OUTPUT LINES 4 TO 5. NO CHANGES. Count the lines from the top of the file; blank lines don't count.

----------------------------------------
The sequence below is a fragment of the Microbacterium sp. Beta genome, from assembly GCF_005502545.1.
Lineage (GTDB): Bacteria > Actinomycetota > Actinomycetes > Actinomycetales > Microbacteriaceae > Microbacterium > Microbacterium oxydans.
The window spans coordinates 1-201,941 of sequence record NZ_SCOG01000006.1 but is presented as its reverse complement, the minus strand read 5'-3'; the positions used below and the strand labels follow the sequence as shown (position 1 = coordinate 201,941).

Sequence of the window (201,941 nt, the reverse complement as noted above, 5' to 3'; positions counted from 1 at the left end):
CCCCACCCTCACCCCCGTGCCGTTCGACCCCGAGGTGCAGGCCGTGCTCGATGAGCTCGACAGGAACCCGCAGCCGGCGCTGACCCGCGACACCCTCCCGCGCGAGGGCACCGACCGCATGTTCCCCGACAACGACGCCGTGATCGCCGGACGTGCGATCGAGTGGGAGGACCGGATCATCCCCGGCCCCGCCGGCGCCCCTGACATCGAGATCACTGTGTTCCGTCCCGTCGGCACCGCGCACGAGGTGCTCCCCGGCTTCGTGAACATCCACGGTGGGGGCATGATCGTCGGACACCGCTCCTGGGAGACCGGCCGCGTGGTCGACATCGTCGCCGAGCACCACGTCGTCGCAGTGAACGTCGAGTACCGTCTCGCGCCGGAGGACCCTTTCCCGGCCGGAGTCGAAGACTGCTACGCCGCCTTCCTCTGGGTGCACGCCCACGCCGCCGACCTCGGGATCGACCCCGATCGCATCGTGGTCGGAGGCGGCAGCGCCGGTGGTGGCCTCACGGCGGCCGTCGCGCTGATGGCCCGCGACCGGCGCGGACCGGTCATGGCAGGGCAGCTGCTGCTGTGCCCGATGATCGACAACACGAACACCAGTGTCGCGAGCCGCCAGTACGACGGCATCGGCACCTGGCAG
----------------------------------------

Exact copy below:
Sequence of the window (201,941 nt, the reverse complement as noted above, 5' to 3'; positions counted from 1 at the left end):
CCCCACCCTCACCCCCGTGCCGTTCGACCCCGAGGTGCAGGCCGTGCTCGATGAGCTCGACAGGAACCCGCAGCCGGCGCTGACCCGCGACACCCTCCCGCGCGAGGGCACCGACCGCATGTTCCCCGACAACGACGCCGTGATCGCCGGACGTGCGATCGAGTGGGAGGACCGGATCATCCCCGGCCCCGCCGGCGCCCCTGACATCGAGATCACTGTGTTCCGTCCCGTCGGCACCGCGCACGAGGTGCTCCCCGGCTTCGTGAACATCCACGGTGGGGGCATGATCGTCGGACACCGCTCCTGGGAGACCGGCCGCGTGGTCGACATCGTCGCCGAGCACCACGTCGTCGCAGTGAACGTCGAGTACCGTCTCGCGCCGGAGGACCCTTTCCCGGCCGGAGTCGAAGACTGCTACGCCGCCTTCCTCTGGGTGCACGCCCACGCCGCCGACCTCGGGATCGACCCCGATCGCATCGTGGTCGGAGGCGGCAGCGCCGGTGGTGGCCTCACGGCGGCCGTCGCGCTGATGGCCCGCGACCGGCGCGGACCGGTCATGGCAGGGCAGCTGCTGCTGTGCCCGATGATCGACAACACGAACACCAGTGTCGCGAGCCGCCAGTACGACGGCATCGGCACCTGGCAG